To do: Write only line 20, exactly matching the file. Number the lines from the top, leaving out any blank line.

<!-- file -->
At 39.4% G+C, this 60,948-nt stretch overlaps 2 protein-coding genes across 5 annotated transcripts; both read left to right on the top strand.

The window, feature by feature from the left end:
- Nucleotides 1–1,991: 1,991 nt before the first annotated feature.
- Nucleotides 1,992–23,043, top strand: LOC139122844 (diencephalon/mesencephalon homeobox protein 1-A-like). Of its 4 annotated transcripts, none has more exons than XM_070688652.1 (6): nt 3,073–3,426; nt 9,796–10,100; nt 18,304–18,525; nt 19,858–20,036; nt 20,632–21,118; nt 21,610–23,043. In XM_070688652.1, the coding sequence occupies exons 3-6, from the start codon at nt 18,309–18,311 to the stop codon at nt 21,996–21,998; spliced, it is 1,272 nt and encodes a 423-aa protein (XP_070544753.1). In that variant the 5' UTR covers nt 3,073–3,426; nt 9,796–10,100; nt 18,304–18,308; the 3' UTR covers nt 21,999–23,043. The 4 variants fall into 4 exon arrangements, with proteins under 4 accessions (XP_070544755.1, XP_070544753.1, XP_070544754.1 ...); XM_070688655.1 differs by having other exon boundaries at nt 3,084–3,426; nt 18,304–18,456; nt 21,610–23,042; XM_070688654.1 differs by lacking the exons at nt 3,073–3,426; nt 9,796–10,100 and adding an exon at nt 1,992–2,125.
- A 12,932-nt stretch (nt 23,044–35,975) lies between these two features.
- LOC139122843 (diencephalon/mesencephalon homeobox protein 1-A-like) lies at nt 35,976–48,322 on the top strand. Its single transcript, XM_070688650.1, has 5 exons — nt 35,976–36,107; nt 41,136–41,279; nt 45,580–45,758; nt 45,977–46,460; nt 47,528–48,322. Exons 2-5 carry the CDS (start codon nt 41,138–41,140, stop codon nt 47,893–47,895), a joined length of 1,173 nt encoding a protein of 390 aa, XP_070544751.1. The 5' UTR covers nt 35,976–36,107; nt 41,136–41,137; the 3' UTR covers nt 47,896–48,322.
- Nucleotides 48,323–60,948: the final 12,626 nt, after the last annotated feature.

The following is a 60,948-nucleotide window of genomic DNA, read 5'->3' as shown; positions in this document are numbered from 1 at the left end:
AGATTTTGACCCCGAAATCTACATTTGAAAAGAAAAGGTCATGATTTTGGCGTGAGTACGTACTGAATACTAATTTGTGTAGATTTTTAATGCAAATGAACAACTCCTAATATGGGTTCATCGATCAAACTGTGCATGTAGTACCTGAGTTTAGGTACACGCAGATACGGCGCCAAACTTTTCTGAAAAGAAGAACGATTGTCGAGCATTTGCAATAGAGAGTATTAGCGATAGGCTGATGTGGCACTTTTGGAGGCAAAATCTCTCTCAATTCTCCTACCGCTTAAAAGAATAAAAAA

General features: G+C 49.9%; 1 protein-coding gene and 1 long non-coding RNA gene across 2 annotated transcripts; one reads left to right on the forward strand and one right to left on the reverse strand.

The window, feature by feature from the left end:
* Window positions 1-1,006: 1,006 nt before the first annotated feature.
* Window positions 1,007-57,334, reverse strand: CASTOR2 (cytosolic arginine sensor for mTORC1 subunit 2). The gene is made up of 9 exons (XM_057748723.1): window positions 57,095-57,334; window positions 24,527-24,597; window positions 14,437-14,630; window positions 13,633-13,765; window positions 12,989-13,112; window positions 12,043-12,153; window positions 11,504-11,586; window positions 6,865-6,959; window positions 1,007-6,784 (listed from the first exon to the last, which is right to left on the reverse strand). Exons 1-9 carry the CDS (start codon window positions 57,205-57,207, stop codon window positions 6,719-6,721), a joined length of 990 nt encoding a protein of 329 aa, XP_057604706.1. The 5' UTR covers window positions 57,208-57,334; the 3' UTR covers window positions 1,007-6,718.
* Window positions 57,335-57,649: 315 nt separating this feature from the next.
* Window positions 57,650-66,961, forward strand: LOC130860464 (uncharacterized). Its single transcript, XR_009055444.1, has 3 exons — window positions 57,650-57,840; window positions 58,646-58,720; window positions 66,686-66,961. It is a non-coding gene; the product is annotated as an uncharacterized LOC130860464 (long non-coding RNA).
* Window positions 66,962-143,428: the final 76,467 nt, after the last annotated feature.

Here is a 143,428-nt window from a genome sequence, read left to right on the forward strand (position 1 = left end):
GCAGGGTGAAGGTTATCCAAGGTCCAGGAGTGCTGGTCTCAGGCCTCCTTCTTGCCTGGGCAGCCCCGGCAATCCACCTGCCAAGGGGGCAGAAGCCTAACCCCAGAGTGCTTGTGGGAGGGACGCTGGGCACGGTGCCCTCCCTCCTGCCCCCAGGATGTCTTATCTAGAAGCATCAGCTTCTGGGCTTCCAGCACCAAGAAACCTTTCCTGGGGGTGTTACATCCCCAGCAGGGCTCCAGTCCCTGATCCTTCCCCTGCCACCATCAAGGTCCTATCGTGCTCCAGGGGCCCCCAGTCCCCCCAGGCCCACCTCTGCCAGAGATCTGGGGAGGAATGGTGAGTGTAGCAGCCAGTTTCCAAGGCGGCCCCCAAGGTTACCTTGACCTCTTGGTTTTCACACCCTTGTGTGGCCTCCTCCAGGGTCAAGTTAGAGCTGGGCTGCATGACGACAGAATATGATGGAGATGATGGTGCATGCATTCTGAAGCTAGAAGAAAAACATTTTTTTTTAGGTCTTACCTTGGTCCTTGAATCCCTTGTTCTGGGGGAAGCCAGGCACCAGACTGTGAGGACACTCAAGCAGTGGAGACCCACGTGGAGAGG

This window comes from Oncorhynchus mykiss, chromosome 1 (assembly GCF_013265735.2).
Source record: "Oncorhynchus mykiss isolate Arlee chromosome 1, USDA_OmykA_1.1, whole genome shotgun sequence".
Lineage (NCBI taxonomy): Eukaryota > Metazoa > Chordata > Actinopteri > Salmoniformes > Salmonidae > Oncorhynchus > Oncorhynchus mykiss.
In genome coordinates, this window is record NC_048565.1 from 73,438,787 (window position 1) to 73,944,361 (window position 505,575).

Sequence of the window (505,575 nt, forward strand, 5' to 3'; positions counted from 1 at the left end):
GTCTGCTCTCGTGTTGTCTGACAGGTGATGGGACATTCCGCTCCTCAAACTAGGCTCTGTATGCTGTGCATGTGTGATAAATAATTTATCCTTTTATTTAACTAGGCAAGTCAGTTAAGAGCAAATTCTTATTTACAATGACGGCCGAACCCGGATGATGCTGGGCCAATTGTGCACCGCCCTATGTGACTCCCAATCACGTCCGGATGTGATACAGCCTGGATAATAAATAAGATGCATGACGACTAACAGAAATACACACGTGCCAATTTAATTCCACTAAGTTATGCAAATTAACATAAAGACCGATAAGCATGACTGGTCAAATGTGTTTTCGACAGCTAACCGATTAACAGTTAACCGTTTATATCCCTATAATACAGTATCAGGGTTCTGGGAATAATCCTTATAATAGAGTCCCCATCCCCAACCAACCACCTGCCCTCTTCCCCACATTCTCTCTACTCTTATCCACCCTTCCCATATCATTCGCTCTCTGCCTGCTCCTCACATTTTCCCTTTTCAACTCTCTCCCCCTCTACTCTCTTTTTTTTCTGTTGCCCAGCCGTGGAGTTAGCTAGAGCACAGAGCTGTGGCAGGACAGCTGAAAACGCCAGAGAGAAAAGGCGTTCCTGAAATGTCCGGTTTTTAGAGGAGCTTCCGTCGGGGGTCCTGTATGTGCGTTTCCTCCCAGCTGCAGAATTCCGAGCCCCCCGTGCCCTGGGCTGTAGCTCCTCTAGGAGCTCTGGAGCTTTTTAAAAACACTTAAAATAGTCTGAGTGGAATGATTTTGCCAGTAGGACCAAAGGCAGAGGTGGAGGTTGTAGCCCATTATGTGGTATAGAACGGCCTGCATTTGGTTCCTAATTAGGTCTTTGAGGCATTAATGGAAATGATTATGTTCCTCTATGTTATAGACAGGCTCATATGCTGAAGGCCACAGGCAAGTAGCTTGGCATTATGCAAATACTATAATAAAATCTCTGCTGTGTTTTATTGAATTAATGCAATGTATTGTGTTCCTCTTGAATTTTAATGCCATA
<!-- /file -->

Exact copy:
Source record: "Oncorhynchus mykiss isolate Arlee chromosome 1, USDA_OmykA_1.1, whole genome shotgun sequence".